High Line

September 19th, 2011 | Architecture | 1 comment   

~ Coming never ~

Origins of Bebop

September 19th, 2011 | Music | No comments   

This post is based on my Arts class on 9/12/11. Michael Morreale discussed Bebop and played several important songs for us.

I found the lecture especially interesting today because of the connections I made with the jazz class I’m already taking. I was already familiar with many important jazz players such as Charlie Parker and Thelonious Monk. Michael Morreale also played a short song for us on his horn. This was one of my first live jazz performances. Michael Morreale’s lecture ranged from discussion of famous songs to how drugs and musicians lifestyles hurt their careers. Like other art forms in the era, jazz was spontaneous. As bebop developed, it became less of something people could dance to and more of an actual expression.

The song below is by Coleman Hawkins. While Hawkins is associated with the swing era of jazz, he had a role in the development of bebop as well.

Body and Soul

Expressionist Art

September 19th, 2011 | Visual Art | 1 comment   

This post is based on my Arts class on 9/7/11.

Today we discussed abstract expressionism. Our guest speaker, Geoffrey Dorfman, highlighted several important artists such as Cezanne, Monet, Picasso, and De Kooning. I found his lecture quite surprising.  Before the lecture I viewed most expressionist work as purely abstract and beyond meaning. However, Mr. Dorfman successfully was able to convey the importance of art as both a form of expression and livelihood.  I also drew many connections between some of expressionist artists discussed and the minimalistic designs of both Isamu Noguchi designs as well as modern dance found in Appalachian Spring.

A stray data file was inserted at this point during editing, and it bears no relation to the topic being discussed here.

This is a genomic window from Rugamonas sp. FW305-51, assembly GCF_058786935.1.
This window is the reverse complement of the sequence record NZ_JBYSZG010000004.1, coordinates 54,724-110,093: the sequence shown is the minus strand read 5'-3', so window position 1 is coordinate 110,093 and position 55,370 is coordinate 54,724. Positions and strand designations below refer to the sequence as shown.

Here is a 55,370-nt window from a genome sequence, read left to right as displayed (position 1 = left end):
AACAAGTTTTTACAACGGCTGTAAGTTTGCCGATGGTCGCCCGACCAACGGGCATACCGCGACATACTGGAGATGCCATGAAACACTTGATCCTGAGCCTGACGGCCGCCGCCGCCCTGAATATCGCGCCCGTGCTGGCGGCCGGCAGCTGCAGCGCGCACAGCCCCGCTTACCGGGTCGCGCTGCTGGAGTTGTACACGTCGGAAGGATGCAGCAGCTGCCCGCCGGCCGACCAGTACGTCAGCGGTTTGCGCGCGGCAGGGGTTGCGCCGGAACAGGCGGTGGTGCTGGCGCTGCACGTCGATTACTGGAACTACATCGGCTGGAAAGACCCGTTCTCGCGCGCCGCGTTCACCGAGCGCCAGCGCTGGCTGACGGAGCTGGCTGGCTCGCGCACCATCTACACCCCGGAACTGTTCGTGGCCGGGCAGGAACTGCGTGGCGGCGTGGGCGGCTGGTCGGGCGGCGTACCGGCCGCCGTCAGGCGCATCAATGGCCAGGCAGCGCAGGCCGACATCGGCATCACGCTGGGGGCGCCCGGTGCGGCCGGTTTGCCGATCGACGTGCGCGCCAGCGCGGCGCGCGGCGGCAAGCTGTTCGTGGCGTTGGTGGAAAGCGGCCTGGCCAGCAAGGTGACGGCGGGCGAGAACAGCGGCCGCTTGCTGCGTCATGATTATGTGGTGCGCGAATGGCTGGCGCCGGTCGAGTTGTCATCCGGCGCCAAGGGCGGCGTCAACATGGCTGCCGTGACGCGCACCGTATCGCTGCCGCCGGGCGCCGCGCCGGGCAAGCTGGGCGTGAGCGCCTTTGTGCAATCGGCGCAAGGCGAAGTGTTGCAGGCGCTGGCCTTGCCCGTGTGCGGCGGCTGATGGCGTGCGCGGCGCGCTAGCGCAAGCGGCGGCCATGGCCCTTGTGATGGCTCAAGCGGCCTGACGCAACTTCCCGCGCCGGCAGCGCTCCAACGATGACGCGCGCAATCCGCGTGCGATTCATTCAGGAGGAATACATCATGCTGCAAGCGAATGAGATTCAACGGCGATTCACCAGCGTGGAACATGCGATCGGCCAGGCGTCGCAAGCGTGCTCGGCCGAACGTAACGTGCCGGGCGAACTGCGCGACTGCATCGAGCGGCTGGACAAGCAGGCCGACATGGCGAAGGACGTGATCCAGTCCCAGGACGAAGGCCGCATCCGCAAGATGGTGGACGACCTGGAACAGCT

Onement – Barnett Newman

Appalachian Spring

September 19th, 2011 | Dance, Music, Visual Art | No comments   

This post is based on my arts class on 8/31/11. We discussed bio-morphism and modern dance.

A link to the Appalachian Spring video can be found here.

It was difficult for me to follow Appalachian Spring because of my lack of knowledge in both orchestral music and modern dance. However, even with the little knowledge I possess, I was still able to connect with and understand the story it was trying to tell.

The minimalist design reflected how little the settlers were starting their new lives with, yet the strong and building musical score still conveyed a sense of hope in their new journey. The entire performance, both the dance and music fluctuated with the arrival of new characters. The stress the music put upon the new characters seemed to highlight the important individual role each member had in society. Characters would of course also dance with one another, as they would work together in their new society.

The settler’s almost statuesque poses reflected the high ideals that the settlers were trying to uphold in the new world. Refined movements and quick tempo changes helped to make the performance very dynamic, just like the new life of the pioneers.  Overall I enjoyed the performance, even if I found it a bit repetitive.

The Blog is up!

September 19th, 2011 | Uncategorized | No comments   

Hey guys, the Christopher Maniscalco Macaulay Blog is officially up! Future updates will be added shortly.